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Centenary of the Introduction of Parliamentary Democracy in India

Govt of India Act scan 1
R P Fernando
Written by R P Fernando

Last year marked the centenary of one of Britain’s greatest achievements, namely the introduction of parliamentary democracy in India. The centenaries of events that took place in 1921 were commemorated extensively in India last year but sadly there was no mention of either the anniversaries or the commemorations in the British media or academia.

The story begins with the statement in the Commons by Edwin Montagu, Secretary of State for India, on 20 August 1917, in recognition of India’s vital contribution to the war effort, that responsible (Indian) government was the goal of British policy in India. He then came to India and spent five months meeting over a hundred groups representing Indian politicians, civil society and religious organisations on how parliamentary democracy could function in a complex country like India. He and the Viceroy, Lord Chelmsford, published the Montagu-Chelmsford Reforms which proposed that India would have federal structure with two legislatures in Delhi and provincial legislatures in the provinces and that national elections would take place. India still retains this federal structure and some call these Reforms India’s Magna Carta.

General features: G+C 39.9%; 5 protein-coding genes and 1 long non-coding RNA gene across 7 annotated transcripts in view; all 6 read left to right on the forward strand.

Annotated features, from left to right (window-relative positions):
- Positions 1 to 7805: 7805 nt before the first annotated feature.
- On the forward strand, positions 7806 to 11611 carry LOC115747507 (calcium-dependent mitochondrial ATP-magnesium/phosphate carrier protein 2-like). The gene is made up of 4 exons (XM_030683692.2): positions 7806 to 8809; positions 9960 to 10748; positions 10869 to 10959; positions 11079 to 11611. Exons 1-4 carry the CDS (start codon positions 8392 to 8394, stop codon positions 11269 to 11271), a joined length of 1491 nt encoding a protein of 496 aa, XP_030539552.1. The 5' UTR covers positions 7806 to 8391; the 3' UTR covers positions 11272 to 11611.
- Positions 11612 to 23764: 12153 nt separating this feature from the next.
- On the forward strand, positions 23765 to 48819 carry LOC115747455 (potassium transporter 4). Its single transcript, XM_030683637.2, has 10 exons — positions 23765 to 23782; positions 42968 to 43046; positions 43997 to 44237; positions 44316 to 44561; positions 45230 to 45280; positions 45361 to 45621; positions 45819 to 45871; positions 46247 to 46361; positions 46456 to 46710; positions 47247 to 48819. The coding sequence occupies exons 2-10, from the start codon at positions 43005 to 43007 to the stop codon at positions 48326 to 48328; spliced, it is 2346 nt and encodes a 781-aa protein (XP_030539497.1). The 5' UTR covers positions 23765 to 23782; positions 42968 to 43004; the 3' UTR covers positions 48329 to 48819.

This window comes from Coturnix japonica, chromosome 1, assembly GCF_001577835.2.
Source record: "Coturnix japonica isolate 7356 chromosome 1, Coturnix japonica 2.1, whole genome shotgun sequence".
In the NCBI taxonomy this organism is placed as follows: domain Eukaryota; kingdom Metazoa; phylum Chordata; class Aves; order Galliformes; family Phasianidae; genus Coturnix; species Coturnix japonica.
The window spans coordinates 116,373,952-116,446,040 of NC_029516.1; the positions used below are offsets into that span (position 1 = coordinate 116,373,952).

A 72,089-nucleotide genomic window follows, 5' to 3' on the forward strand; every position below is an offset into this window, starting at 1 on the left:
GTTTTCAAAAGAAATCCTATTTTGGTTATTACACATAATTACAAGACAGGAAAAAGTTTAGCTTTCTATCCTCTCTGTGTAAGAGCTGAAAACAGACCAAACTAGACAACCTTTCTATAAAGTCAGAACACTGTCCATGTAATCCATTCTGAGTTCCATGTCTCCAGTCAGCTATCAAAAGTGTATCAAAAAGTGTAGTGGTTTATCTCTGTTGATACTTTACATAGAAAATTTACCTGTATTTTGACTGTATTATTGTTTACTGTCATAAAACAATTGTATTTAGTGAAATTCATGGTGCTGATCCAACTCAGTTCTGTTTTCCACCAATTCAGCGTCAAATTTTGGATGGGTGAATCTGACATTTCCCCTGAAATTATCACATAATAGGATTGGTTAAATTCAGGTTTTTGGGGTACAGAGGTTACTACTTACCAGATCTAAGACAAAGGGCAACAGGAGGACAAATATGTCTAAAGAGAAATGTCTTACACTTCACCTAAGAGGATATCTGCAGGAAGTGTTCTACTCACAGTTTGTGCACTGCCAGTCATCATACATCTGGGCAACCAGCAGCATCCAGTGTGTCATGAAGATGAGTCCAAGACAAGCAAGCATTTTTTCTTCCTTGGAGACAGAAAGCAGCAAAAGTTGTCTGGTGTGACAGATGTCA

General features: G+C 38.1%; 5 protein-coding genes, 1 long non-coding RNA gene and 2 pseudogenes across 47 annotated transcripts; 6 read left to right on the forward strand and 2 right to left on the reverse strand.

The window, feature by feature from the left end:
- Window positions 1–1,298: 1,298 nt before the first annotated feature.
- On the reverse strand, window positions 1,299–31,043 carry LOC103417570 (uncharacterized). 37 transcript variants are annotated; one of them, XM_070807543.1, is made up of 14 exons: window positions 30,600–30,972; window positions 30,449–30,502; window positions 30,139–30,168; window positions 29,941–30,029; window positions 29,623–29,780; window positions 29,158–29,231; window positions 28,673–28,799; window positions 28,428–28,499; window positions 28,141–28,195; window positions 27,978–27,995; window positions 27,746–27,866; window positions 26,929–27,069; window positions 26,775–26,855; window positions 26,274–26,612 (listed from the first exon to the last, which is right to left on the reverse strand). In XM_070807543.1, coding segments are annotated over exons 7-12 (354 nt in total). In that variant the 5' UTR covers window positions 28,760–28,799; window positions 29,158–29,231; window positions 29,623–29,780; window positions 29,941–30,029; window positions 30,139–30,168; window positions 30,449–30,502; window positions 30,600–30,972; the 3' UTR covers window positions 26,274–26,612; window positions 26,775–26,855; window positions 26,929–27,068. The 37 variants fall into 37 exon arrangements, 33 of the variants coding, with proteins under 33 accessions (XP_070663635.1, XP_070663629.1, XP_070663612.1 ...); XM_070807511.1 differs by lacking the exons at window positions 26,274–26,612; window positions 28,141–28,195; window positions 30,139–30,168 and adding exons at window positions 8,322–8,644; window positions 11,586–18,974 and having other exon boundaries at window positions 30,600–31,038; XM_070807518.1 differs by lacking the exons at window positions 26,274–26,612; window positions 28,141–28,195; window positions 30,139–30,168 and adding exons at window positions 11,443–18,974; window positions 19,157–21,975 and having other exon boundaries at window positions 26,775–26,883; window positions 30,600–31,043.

The Reforms were put into legislation by the Government of India Act 1919, which was one of the most important pieces of legislation passed in the British parliament. To mark the importance of the Act, the King issued a rare Proclamation saying :‘ I have given my Royal Assent to an Act which will take its place among the great historic measures passed by the  Parliament of this Realm for the better government of India and greater contentment of her people’.

The 1919 Act introduced two classes of administrators in the provinces– Executive Councillors and Ministers. The former were appointed by the Governor and were in charge of reserved subjects such as finance. The Ministers, nominated from the elected members of the Council, were in charge of transferred subjects such as education, health and agriculture. In the Central government, a bicameral legislature was established with two houses – the Legislative Assembly (forerunner of Lok Sabha) and the Council of State (Rajya Sabha). Out of the 8 members of the Viceroy’s council, three had to be Indian. Over 5 million people were given the vote and for the first time, in the provinces, elected Indian ministers were responsible to elected Indian legislators for subjects most closely affecting the Indian people. The Reforms were well received at the beginning. In December 1919, Gandhi writing in the journal Young India said: ’The Proclamation issued by the Sovereign on the 24th instant is a document of which the British people have every reason to be proud and which every Indian ought to be satisfied’.